Known in his earliest notable years for the post-painterly geometry of sheer, flat black canvases, Frank Stella has reached heights of both aesthetic achievement and artistic notoriety that few painters in the modern era have approached. His accomplishments, though routine, have been widely varied, covering the span of more than 50 years. The youngest artist to have a retrospective at The Museum of Modern Art, Stella is among a small number of painters in the modernist tradition whose name is recognizable outside of the cloistered community of the fine art elite. He has been lauded by art critics, philosophers, and cultural figures, and his work has figured prominently in visions of the artistic power of the 20th Century by theorists such as Michael Fried (whose modernist manifesto “Art and Objecthood” placed Stella at the heart of modernism).
Stella was born in Massachusetts in 1936. He is still living and working in New York, both in and out of New York City (and in particular, Greenwich Villiage). In the decades since 1936, as Stella grew to a youthful maturity, he participated in some of the most important artistic movements of the 20th Century (and virtually all of the most notable movements in immediate post-war America). His work—his aesthetic philosophy and technical and stylistic range—has been associated with high modernism, abstract expressionism, minimalism, and an array of other important movements. Though he is associated with minimalism, however, it is important to note the distinction between his work and the minimal postmodern art of the decades after his rise to prominence—an artistic convention that Stella has never seemed comfortable in. Stella was influenced, early on, by abstract expressionists such as Franz Kline and Jackson Pollock, and as far as he has moved away from that vision of expressionism, he has never entirely abandoned its modernism.
Stella’s work has undergone a series of important transformations—aesthetically, stylistically, and technically. His earliest notable works are recognizable by their monochrome black palettes, their sheer surfaces, and their entire lack of depth. They are geometric in nature—clean, sharp, ideal, seeming not to be made of the same substance as the mongrel world of everyday objects. Some of his early paintings were made on shaped canvases—non rectangular, irregular canvases that allowed him to play more thoroughly with the forces of geometry.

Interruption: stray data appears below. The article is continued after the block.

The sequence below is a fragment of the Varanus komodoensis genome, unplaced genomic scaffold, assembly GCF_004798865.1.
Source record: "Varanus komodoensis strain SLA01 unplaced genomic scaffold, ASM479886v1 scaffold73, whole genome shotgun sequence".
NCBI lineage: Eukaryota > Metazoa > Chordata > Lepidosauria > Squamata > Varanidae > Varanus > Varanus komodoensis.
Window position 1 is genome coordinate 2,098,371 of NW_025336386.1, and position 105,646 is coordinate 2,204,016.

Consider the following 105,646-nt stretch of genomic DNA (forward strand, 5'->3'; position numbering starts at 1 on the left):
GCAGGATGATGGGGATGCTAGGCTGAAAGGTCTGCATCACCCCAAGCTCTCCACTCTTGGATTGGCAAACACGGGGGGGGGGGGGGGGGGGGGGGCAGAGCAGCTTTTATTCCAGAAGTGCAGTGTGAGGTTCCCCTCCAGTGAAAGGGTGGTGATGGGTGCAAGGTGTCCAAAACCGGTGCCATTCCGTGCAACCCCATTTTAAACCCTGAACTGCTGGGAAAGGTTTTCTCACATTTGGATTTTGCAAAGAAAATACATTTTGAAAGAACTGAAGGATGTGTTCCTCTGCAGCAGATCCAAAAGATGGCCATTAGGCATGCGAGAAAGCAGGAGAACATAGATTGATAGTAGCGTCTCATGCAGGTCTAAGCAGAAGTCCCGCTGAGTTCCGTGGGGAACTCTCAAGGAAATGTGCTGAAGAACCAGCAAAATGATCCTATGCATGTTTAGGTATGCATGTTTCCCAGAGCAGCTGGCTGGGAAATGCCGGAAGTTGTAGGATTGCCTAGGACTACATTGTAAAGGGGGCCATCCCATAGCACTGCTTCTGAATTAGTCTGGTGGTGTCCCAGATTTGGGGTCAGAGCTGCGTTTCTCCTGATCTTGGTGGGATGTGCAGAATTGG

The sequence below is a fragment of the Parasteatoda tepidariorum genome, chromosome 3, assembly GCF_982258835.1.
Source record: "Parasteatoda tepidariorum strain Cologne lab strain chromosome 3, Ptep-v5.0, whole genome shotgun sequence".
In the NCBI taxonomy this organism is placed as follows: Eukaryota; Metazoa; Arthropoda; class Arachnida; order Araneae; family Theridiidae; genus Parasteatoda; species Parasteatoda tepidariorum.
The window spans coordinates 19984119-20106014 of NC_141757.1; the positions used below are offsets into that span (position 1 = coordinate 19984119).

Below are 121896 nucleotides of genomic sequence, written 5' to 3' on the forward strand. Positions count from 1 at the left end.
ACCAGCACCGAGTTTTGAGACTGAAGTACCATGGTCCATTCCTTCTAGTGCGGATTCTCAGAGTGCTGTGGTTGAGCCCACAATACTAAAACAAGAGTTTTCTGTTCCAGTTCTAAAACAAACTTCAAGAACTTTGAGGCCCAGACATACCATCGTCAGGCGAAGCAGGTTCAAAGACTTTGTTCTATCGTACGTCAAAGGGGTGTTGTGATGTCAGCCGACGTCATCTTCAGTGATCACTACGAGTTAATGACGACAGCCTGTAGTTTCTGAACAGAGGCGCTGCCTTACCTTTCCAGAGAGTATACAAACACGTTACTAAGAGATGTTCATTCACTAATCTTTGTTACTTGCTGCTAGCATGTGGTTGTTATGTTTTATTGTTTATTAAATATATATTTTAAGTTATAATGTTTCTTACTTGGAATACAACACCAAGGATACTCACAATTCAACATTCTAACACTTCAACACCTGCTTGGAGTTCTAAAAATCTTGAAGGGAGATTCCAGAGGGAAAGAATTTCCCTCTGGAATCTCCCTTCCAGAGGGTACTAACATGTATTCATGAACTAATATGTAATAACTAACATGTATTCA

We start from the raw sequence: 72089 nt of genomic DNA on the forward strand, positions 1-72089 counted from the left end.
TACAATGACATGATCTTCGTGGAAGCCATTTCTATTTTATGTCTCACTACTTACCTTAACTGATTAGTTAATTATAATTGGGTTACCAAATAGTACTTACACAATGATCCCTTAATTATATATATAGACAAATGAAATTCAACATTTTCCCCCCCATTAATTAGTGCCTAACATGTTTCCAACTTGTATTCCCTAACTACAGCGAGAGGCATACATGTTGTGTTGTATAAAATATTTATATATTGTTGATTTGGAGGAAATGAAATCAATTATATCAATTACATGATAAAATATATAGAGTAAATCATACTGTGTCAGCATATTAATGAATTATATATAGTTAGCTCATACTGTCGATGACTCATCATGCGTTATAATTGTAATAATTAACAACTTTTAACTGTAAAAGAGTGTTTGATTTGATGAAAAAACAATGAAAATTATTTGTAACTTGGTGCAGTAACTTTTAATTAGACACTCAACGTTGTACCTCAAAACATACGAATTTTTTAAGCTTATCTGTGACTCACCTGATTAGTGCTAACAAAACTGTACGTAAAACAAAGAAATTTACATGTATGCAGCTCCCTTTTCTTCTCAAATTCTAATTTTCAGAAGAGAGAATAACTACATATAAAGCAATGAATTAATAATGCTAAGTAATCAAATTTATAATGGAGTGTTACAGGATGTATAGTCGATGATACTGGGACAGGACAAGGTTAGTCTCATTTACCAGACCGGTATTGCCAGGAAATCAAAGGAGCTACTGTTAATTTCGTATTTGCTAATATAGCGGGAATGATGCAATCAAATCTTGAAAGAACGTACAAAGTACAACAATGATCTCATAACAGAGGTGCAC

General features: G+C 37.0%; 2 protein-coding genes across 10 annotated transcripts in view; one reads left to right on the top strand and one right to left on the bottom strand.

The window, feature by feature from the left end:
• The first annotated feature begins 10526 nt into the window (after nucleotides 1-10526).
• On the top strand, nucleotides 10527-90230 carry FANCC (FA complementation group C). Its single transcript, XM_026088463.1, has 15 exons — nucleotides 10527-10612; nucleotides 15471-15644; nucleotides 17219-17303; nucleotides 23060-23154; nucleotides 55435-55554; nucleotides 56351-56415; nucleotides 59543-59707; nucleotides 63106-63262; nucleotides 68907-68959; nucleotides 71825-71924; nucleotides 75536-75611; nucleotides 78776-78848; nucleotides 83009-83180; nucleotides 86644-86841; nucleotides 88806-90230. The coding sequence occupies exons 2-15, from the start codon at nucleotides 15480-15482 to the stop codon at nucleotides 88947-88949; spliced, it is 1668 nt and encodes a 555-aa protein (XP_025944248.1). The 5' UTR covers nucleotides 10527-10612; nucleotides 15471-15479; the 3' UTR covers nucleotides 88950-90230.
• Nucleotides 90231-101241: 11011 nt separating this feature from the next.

But Stella didn’t stay put for long. His technical repertoire expanded as his aesthetic vision unfolded. His paintings, still sheer, took on a sense of dynamism. They began to move through the fields of color, and while still cool, still flat, they undeniably had an air of alacrity. These new paintings—colorful, wild—marked a departure for Stella.
Stella began to use depth, relief, and thickness in his work—moving steadily away from the cold sheerness of ideal geometry. By the 1980s, this movement had been fully realized, as his Melville-inspired works on Moby-dick revealed. He increasingly moved in the direction of collage and three-dimensionality, finally in the 1990s and beyond creating a series of sculptures, both as part of his Moby-dick project and not.
Among the many notable works in Stella’s career are his earliest high-profile pieces, the “Black Paintings” of 1959. Inspired by the flatness of painters such as Barnett Newman, these paintings are works of high minimalism. Each painting consists of a canvas covered nearly in total by sheer black house paint. The black paint is made to form stripes, separated by thin sections of unpainted canvas and arranged in geometrical shapes. The paintings are not merely an exercise in minimal aesthetic content, but are expressions of geometric purity. The lines of black seem to define and articulate the limits of the canvas, in fact extending ideally beyond the plane of the picture—a fact which, once fully realized by Stella, led to his use in the future of irregularly-shaped canvases.
Two decades later, another (but not the only other) notable series of works emerged in Stella’s catalogue. A project as mammoth as its subject, the “Moby-dick” series, beginning in the 1980s, consisted of both paintings and sculptures designed to respond in various ways to Melville’s lengthy and famously challenging treatise on the unfathomable depths. These works are technically diverse but unified by a sense of depth and dimensionality largely unseen in Stella’s early works. The use of collage in these works implies a sense of mongrel life that belies the clean geometry of his black paintings more than 20 years earlier. While still seemingly geometric in nature, these works seem not to oppose as much as to exceed to ordinary world of recognizable objects.
Frank Stella is still alive, even making an appearance on The Colbert Report. While he has not maintained the level of aesthetic ingenuity that he established in the early postwar years, he is still an important figure. His place in the history of art is by now indelible, and few (read: no) living artists are as well respected.
Frank Stella La prima spada e l'ultima scopa, 1983 synthetic polymer paint on aluminum honeycomb panels and acrylic panel 149 1/2 x 136 1/4 x 34 inches
Frank Stella Mantenela I, 1968 oil on canvas 60 x 242 inches
Frank Stella Mitered Squares, 1966 alkyd and graphite on canvas 69 x 69 in
Frank Stella Abajo, 1964 metallic powder in polymer emulsion on canvas 96 x 109 7/8 inches
Frank Stella Pratfall, 1974 acrylic on canvas 129½ x 129½ inches
Frank Stella For Picabia, 1961 oil on canvas mounted on Masonite 11¼ x 22½ in